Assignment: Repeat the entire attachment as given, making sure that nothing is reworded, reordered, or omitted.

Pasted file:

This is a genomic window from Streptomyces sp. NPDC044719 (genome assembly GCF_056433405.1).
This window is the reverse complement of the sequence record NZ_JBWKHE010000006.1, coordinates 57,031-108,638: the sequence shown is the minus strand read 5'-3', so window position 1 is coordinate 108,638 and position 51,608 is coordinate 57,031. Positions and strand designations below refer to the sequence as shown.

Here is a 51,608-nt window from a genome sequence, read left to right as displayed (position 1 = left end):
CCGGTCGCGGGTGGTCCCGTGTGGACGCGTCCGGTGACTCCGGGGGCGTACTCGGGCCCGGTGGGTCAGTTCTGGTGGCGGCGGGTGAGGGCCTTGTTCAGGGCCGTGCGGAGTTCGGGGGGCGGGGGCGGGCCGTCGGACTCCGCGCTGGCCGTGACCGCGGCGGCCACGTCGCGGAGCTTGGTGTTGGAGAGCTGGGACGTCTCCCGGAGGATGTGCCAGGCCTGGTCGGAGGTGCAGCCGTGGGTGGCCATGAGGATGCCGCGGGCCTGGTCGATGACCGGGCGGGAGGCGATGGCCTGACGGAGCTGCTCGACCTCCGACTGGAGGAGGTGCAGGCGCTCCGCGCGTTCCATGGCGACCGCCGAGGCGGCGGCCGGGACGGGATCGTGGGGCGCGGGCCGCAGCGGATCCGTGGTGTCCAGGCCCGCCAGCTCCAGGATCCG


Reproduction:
This is a genomic window from Streptomyces sp. NPDC044719 (genome assembly GCF_056433405.1).
This window is the reverse complement of the sequence record NZ_JBWKHE010000006.1, coordinates 57,031-108,638: the sequence shown is the minus strand read 5'-3', so window position 1 is coordinate 108,638 and position 51,608 is coordinate 57,031. Positions and strand designations below refer to the sequence as shown.

Here is a 51,608-nt window from a genome sequence, read left to right as displayed (position 1 = left end):
CCGGTCGCGGGTGGTCCCGTGTGGACGCGTCCGGTGACTCCGGGGGCGTACTCGGGCCCGGTGGGTCAGTTCTGGTGGCGGCGGGTGAGGGCCTTGTTCAGGGCCGTGCGGAGTTCGGGGGGCGGGGGCGGGCCGTCGGACTCCGCGCTGGCCGTGACCGCGGCGGCCACGTCGCGGAGCTTGGTGTTGGAGAGCTGGGACGTCTCCCGGAGGATGTGCCAGGCCTGGTCGGAGGTGCAGCCGTGGGTGGCCATGAGGATGCCGCGGGCCTGGTCGATGACCGGGCGGGAGGCGATGGCCTGACGGAGCTGCTCGACCTCCGACTGGAGGAGGTGCAGGCGCTCCGCGCGTTCCATGGCGACCGCCGAGGCGGCGGCCGGGACGGGATCGTGGGGCGCGGGCCGCAGCGGATCCGTGGTGTCCAGGCCCGCCAGCTCCAGGATCCG